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I have come across a pattern where, I start with a seed value x and at each step generate a new seed value and a value to be output. My desired final result is a list of the output values. This can be represented by the following function:

my_iter :: (a -> (a, b)) -> a -> [b]
my_iter f x = y : my_iter f x'
   where (x',y) = f x

And a contrived example of using this would be generating the Fibonacci numbers:

fibs:: [Integer]
fibs = my_iter (\(a,b) -> let c = a+b in ((b, c), c)) (0,1)
-- [1, 2, 3, 5, 8...

My problem is that I have this feeling that there is very likely a more idiomatic way to do this kind of stuff. What are the idiomatic alternatives to my function?

The only ones I can think of right now involve iterate from the Prelude, but they have some shortcomings.

One way is to iterate first and map after

my_iter f x = map f2 $ iterate f1 x
    where f1 = fst . f
          f2 = snd . f

However, this can look ugly if there is no natural way to split f into the separate f1 and f2 functions. (In the contrived Fibonacci case this is easy to do, but there are some situations where the generated value is not an "independent" function of the seed so its not so simple to split things)

The other way is to tuple the "output" values together with the seeds, and use a separate step to separate them (kind of like the "Schwartzian transform" for sorting things):

my_iter f x = map snd . tail $ iterate (f.fst) (x, undefined)

But this seems wierd, since we have to remember to ignore the generated values in order to get to the seed (the (f.fst) bit) and add we need an "undefined" value for the first, dummy generated value.

share|improve this question
up vote 11 down vote accepted

As already noted, the function you want is unfoldr. As the name suggests, it's the opposite of foldr, but it might be instructive to see exactly why that's true. Here's the type of foldr:

(a -> b -> b) -> b -> [a] -> b

The first two arguments are ways of obtaining something of type b, and correspond to the two data constructors for lists:

[]  :: [a]
(:) :: a -> [a] -> [a]

...where each occurrence of [a] is replaced by b. Noting that the [] case produces a b with no input, we can consolidate the two as a function taking Maybe (a, b) as input.

(Maybe (a, b) -> b) -> ([a] -> b)

The extra parentheses show that this is essentially a function that turns one kind of transformation into another.

Now, simply reverse the direction of both transformations:

(b -> Maybe (a, b)) -> (b -> [a])

The result is exactly the type of unfoldr.

The underlying idea this demonstrates can be applied similarly to other recursive data types, as well.

share|improve this answer
An interesting aspect of this is that the Maybe (a, b) part comes from Maybe (a, _) being the underlying functor of [a], if you treat it as a (greatest, for unfolds) fixed point. The version that @missingno asked for is simply unfoldr for Stream a, whose underlying functor is (a, _). The additional Nothing in the Prelude unfoldr just covers the case where you want to stop generating your list, but that will never happen here. – copumpkin Sep 25 '12 at 21:23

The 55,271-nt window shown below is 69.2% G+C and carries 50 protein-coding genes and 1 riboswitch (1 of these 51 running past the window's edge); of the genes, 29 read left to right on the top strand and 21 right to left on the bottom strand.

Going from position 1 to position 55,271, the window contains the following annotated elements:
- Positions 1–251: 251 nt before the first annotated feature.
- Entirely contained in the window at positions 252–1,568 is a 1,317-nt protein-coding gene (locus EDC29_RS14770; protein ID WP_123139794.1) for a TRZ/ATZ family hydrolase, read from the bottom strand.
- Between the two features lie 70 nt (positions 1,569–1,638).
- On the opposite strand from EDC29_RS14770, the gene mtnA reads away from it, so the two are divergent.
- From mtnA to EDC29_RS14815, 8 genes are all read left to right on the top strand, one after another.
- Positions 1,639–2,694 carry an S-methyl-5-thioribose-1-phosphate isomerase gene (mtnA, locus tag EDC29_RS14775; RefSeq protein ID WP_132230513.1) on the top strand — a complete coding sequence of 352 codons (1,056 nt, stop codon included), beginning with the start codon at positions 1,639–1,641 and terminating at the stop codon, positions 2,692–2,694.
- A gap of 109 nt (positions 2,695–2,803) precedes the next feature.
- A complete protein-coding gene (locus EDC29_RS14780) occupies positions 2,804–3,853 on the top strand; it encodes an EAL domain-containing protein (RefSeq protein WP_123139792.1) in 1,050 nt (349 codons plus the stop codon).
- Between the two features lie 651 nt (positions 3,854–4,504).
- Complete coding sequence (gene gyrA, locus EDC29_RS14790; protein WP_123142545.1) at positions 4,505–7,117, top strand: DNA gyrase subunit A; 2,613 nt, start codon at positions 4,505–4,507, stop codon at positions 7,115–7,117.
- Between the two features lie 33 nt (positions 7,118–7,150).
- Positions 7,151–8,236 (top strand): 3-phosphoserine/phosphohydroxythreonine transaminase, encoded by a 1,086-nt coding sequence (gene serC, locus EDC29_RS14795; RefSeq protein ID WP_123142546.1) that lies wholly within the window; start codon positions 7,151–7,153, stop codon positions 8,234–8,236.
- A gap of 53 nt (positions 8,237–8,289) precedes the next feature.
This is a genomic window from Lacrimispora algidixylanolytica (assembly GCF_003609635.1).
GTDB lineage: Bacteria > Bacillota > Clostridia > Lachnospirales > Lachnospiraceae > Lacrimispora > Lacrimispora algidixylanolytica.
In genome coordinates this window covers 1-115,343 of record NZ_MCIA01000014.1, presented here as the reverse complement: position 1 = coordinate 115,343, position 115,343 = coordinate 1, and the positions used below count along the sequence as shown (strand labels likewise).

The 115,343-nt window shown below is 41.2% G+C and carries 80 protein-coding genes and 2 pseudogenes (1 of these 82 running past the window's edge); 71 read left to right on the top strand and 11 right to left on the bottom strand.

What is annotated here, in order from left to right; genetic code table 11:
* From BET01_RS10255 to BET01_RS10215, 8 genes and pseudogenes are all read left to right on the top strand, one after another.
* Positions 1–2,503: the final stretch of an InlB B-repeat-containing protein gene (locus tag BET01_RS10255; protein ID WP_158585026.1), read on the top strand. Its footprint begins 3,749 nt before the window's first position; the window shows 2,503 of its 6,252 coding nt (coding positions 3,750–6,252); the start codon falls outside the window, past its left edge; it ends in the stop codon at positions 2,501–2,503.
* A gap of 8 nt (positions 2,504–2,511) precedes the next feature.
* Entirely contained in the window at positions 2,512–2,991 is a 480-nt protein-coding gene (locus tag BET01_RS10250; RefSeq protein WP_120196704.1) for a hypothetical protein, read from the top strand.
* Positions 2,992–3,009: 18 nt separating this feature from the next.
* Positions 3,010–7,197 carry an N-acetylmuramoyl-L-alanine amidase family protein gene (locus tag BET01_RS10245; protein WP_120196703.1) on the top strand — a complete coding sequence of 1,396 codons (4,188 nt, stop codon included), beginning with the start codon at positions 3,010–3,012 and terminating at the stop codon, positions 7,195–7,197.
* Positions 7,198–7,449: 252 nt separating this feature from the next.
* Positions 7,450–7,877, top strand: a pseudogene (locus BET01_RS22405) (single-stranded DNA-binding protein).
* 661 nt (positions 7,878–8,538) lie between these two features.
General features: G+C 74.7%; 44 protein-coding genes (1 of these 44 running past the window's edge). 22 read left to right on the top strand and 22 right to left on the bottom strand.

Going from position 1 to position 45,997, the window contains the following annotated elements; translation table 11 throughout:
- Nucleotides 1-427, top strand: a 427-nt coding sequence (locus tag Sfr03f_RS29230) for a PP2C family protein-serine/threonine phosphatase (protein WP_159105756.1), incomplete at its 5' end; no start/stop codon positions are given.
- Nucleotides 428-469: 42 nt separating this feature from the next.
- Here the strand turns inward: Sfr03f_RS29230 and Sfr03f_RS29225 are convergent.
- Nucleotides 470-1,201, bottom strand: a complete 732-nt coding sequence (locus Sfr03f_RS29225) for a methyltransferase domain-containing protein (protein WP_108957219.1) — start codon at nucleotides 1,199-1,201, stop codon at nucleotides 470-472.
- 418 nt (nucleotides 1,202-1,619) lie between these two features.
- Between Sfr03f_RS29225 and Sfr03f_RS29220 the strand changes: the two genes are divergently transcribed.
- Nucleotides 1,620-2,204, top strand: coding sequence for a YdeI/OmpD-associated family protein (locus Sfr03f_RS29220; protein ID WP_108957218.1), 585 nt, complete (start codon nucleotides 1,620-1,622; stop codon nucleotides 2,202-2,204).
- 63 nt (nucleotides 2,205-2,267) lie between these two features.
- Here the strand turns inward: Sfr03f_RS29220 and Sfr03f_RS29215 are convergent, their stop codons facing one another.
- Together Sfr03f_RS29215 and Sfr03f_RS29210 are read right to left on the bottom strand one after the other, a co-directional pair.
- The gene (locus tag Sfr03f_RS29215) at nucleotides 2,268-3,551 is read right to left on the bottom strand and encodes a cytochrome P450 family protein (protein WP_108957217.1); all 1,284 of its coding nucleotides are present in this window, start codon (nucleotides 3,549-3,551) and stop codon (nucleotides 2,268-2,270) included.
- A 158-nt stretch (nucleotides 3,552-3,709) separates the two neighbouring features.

@copumpkin: That [a] is often used for all three of known-finite, known-infinite, and potentially-infinite lists is one of my persistent pet peeves. >:[ – C. A. McCann Sep 25 '12 at 21:33

The standard function you're looking for is called unfoldr.

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Hoogle is a very useful tool in this case, since it doesn't only support searching functions by name, but also by type.

In your case, you came up with the desired type (a -> (a, b)) -> a -> [b]. Entering it yields no results - hmm.

Well, maybe there's a standard function with a slightly different syntax. For example, the standard function might have its arguments flipped; let's look for something with (a -> (a, b)) in its type signature somewhere. This time we're lucky as there are plenty of results, but all of them are in exotic packages and none of them seems very helpful.

Maybe the second part of your function is a better match, you want to generate a list out of some initial element after all - so type in a -> [b] and hit search. First result: unfoldr - bingo!

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Hahaha, I originally tried the first search but gave up after that. As someone that is always telling people to use Hoogle, Ill have to take this a a lesson learned :) – hugomg Sep 25 '12 at 21:14

Another possibility is iterateM in State monad:

iterateM :: Monad m => m a -> m [a]
iterateM = sequence . repeat

It is not in standard library but it's easy to build.

So your my_iter is

evalState . sequence . repeat :: State s a -> s -> [a]
share|improve this answer
Or just use the monad-loops package and get more variations on the idea than you ever knew you wanted. :] – C. A. McCann Sep 25 '12 at 20:47
monad-loops seem to be just a random collection of all possible loops. It's good but I'd prefer a small set of well-thought combinators. It's a pity that there's no something like iterateUntil in the standard library. – nponeccop Sep 25 '12 at 20:55

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